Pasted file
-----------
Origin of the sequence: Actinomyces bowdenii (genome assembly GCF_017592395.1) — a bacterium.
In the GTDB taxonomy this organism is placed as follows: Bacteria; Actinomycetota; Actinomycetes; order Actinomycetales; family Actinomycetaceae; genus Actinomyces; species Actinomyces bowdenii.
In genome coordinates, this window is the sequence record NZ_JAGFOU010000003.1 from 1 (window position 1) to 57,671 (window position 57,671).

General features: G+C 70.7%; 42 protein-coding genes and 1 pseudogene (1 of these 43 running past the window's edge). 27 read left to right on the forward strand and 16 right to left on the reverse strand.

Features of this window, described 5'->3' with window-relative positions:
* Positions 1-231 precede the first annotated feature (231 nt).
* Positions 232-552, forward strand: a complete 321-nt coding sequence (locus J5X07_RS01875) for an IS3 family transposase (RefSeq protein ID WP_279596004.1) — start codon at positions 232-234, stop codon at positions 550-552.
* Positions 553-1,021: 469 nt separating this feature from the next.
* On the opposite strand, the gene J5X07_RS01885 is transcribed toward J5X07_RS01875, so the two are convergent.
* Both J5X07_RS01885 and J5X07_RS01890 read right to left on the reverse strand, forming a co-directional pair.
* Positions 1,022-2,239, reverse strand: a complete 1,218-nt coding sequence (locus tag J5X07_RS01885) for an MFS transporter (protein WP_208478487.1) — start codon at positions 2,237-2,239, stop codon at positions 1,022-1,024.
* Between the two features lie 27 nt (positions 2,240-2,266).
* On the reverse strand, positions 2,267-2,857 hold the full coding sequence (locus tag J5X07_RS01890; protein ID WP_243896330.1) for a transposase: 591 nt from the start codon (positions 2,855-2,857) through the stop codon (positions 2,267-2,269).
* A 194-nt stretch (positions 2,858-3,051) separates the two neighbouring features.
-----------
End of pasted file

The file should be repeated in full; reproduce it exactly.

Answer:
Origin of the sequence: Actinomyces bowdenii (genome assembly GCF_017592395.1) — a bacterium.
In the GTDB taxonomy this organism is placed as follows: Bacteria; Actinomycetota; Actinomycetes; order Actinomycetales; family Actinomycetaceae; genus Actinomyces; species Actinomyces bowdenii.
In genome coordinates, this window is the sequence record NZ_JAGFOU010000003.1 from 1 (window position 1) to 57,671 (window position 57,671).

General features: G+C 70.7%; 42 protein-coding genes and 1 pseudogene (1 of these 43 running past the window's edge). 27 read left to right on the forward strand and 16 right to left on the reverse strand.

Features of this window, described 5'->3' with window-relative positions:
* Positions 1-231 precede the first annotated feature (231 nt).
* Positions 232-552, forward strand: a complete 321-nt coding sequence (locus J5X07_RS01875) for an IS3 family transposase (RefSeq protein ID WP_279596004.1) — start codon at positions 232-234, stop codon at positions 550-552.
* Positions 553-1,021: 469 nt separating this feature from the next.
* On the opposite strand, the gene J5X07_RS01885 is transcribed toward J5X07_RS01875, so the two are convergent.
* Both J5X07_RS01885 and J5X07_RS01890 read right to left on the reverse strand, forming a co-directional pair.
* Positions 1,022-2,239, reverse strand: a complete 1,218-nt coding sequence (locus tag J5X07_RS01885) for an MFS transporter (protein WP_208478487.1) — start codon at positions 2,237-2,239, stop codon at positions 1,022-1,024.
* Between the two features lie 27 nt (positions 2,240-2,266).
* On the reverse strand, positions 2,267-2,857 hold the full coding sequence (locus tag J5X07_RS01890; protein ID WP_243896330.1) for a transposase: 591 nt from the start codon (positions 2,855-2,857) through the stop codon (positions 2,267-2,269).
* A 194-nt stretch (positions 2,858-3,051) separates the two neighbouring features.